Welcome to Our Community

Wanting to join the rest of our members? Feel free to sign up today.

Sign Up

Cone air filters

Discussion in 'Motor' started by nobbyjohn, Dec 25, 2017.

  1. francoblay1

    francoblay1 The Spaniard

    Joined:
    Aug 14, 2011
    Messages:
    14,736
    Likes Received:
    11,911
    Trophy Points:
    113
    Location:
    L´Escala, 17130 Spain
    My Bike(s):
    K9 (2006)
    First Name:
    Franco
    What size Mikuni would be ideal for the 117 ci ???
     
  2. liferider

    liferider Guru

    Joined:
    Jan 4, 2011
    Messages:
    8,513
    Likes Received:
    8,003
    Trophy Points:
    113
    Location:
    Louisiana
    My Bike(s):
    2003 BDM Chopper, 1996 HD Ultra Classic Custom
    First Name:
    Jonathan
    The Mikuni 48
    [​IMG] [​IMG]

    [​IMG] [​IMG]

    Mikuni: HSR42/45/48 High Performance Carburetors for Harley-Davidson motors

    Go To: Data Sheet & Exploded View(downloads PDF file, .9mb)

    Details & Application Notes:

    Mikuni's new HSR48 is a special version of the proven HSR42 carburetor. Its purpose is to provide maximum airflow for the most demanding high performance engines.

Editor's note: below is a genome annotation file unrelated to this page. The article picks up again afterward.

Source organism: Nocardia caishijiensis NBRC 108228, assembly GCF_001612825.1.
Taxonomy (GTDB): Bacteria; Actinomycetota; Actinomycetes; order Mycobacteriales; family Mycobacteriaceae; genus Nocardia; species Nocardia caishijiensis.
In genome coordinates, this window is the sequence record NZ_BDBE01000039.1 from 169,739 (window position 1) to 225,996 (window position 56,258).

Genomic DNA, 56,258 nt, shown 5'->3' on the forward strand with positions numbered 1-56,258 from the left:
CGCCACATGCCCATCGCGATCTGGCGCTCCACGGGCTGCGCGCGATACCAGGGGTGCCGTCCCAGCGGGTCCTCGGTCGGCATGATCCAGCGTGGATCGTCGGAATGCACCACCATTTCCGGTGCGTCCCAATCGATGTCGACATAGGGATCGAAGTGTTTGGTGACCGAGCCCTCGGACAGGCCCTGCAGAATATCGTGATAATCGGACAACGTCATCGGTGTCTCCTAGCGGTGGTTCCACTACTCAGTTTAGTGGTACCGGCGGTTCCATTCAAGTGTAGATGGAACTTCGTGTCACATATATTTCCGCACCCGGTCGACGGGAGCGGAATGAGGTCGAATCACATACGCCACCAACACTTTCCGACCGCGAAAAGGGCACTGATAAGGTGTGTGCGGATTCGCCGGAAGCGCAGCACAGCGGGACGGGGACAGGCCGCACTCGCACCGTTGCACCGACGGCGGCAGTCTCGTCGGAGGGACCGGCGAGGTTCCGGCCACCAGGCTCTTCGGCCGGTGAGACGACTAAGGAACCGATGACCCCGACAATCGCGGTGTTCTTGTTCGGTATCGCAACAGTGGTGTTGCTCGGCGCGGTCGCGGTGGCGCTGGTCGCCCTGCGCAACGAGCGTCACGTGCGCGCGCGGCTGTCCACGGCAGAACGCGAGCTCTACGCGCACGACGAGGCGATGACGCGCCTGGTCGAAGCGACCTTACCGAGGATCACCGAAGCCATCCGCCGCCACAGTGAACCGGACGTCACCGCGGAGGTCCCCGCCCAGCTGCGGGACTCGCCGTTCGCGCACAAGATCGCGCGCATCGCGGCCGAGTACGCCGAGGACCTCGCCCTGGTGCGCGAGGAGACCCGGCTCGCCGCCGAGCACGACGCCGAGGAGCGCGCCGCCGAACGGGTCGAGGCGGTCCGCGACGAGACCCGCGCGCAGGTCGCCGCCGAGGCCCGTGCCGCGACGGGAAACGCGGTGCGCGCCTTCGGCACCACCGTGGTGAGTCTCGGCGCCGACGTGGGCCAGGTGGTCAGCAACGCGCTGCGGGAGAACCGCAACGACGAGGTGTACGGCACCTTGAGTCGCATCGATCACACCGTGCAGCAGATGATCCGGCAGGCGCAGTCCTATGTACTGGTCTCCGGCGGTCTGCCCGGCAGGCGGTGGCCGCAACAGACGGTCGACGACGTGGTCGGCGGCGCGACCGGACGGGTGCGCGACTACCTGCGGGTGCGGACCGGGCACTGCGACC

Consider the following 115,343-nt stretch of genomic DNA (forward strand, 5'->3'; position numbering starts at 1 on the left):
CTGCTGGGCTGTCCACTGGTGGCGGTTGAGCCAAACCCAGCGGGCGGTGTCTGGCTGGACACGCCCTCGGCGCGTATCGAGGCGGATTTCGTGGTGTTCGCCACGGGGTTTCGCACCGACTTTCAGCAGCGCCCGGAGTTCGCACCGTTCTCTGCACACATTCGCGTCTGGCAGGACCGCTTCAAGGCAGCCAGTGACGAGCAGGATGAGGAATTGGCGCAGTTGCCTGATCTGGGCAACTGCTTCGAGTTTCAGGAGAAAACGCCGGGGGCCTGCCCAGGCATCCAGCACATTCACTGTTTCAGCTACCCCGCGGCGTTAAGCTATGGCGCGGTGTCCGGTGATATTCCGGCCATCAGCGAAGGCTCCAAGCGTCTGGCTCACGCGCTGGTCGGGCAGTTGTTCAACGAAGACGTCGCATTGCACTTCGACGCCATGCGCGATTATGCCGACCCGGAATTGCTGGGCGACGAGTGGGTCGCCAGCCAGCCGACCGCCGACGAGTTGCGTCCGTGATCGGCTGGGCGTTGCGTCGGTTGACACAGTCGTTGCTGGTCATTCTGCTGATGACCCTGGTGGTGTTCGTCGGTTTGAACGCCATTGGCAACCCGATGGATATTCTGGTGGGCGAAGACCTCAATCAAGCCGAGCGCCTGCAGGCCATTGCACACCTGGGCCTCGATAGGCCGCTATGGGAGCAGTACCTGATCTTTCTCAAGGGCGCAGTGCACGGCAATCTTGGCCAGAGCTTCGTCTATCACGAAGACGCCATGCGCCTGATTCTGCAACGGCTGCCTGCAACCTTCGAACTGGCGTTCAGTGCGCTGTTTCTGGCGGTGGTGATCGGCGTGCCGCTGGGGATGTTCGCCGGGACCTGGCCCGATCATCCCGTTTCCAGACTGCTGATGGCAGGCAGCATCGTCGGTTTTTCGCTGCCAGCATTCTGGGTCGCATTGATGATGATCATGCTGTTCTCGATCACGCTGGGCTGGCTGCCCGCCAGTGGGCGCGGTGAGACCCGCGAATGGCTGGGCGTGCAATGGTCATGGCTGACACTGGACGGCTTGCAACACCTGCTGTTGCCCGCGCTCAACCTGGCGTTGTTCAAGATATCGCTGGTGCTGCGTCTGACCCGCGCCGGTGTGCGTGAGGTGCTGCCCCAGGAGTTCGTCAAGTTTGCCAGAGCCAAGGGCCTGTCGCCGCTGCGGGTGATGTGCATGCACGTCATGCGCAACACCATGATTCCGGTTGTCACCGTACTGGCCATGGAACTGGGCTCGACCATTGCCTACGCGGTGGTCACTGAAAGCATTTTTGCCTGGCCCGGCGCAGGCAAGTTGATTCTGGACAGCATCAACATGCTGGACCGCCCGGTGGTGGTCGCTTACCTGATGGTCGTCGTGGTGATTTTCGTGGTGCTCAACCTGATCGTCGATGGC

The amount of power any engine can deliver is directly related to the volume of air it can use in a given time together with its efficiency in using that air. Everything else being equal, more air equals more power.

    Leaving port and combustion chamber design aside, airflow through an engine can be enhanced or limited by anything it must pass through. A restrictive air cleaner assembly, a too small carburetor, restrictive intake manifold and a restrictive or poorly designed exhaust system can (each or all) limit power output. The HSR48 was developed to deliver additional airflow to highly developed engines.

    Modified Harley or Harley-based engines tend to fall into one of three categories:

    1) Modified stock --- This engine typically has stock cylinder heads, a high flow air cleaner, high flow mufflers, perhaps a bolt-in cam and (Hopefully!) a Mikuni HSR42 carburetor.
    2) Highly modified --- A hotter cam, professional cylinder head port work, a more specialized exhaust system, high compression pistons and (Please!) a Mikuni HSR45 carburetor.
    3) All-out ground pounder --- Highly modified heads, a displacement increase, either by way of fitting larger pistons, a stroker kit or both. This engine is more likely to be a special engine, built from the ground up to be stronger and to process more air than even a highly modified Harley motor. This is the sort of motor that should have the HSR48.



    There is little to be gained from installing the HSR48 on an engine with stock cylinder heads or one that is going to be fitted with an exhaust system more suited to looking good than passing gas. The number of bolt-on performance options becomes very narrow when one attempts to get their engine above 100 (or so) Horsepower. We advise that you carefully consider the suitability of other performance components when you consider installing the new HSR48.